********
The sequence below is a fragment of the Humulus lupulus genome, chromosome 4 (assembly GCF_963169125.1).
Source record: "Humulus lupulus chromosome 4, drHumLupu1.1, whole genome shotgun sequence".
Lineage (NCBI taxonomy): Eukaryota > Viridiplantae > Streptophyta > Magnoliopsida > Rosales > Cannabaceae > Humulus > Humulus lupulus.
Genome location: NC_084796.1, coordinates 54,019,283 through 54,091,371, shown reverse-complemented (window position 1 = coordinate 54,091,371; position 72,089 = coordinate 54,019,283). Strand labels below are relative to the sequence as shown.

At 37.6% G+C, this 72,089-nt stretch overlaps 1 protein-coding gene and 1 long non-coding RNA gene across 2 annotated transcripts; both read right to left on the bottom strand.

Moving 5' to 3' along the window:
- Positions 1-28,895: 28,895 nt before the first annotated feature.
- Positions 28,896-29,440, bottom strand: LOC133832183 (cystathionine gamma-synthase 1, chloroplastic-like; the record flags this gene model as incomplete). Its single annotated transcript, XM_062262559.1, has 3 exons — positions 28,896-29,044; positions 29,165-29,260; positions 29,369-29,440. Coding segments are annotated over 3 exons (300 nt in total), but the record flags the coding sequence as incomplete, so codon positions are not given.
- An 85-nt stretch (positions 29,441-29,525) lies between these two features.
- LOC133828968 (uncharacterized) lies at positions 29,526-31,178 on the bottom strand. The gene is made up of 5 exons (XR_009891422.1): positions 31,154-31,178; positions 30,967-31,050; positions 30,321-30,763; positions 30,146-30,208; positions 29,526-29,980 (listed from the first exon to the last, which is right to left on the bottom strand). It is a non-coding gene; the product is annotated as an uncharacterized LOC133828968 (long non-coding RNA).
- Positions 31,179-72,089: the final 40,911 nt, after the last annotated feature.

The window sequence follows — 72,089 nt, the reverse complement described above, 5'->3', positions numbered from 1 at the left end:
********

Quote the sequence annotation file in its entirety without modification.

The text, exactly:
The sequence below is a fragment of the Humulus lupulus genome, chromosome 4 (assembly GCF_963169125.1).
Source record: "Humulus lupulus chromosome 4, drHumLupu1.1, whole genome shotgun sequence".
Lineage (NCBI taxonomy): Eukaryota > Viridiplantae > Streptophyta > Magnoliopsida > Rosales > Cannabaceae > Humulus > Humulus lupulus.
Genome location: NC_084796.1, coordinates 54,019,283 through 54,091,371, shown reverse-complemented (window position 1 = coordinate 54,091,371; position 72,089 = coordinate 54,019,283). Strand labels below are relative to the sequence as shown.

At 37.6% G+C, this 72,089-nt stretch overlaps 1 protein-coding gene and 1 long non-coding RNA gene across 2 annotated transcripts; both read right to left on the bottom strand.

Moving 5' to 3' along the window:
- Positions 1-28,895: 28,895 nt before the first annotated feature.
- Positions 28,896-29,440, bottom strand: LOC133832183 (cystathionine gamma-synthase 1, chloroplastic-like; the record flags this gene model as incomplete). Its single annotated transcript, XM_062262559.1, has 3 exons — positions 28,896-29,044; positions 29,165-29,260; positions 29,369-29,440. Coding segments are annotated over 3 exons (300 nt in total), but the record flags the coding sequence as incomplete, so codon positions are not given.
- An 85-nt stretch (positions 29,441-29,525) lies between these two features.
- LOC133828968 (uncharacterized) lies at positions 29,526-31,178 on the bottom strand. The gene is made up of 5 exons (XR_009891422.1): positions 31,154-31,178; positions 30,967-31,050; positions 30,321-30,763; positions 30,146-30,208; positions 29,526-29,980 (listed from the first exon to the last, which is right to left on the bottom strand). It is a non-coding gene; the product is annotated as an uncharacterized LOC133828968 (long non-coding RNA).
- Positions 31,179-72,089: the final 40,911 nt, after the last annotated feature.

The window sequence follows — 72,089 nt, the reverse complement described above, 5'->3', positions numbered from 1 at the left end: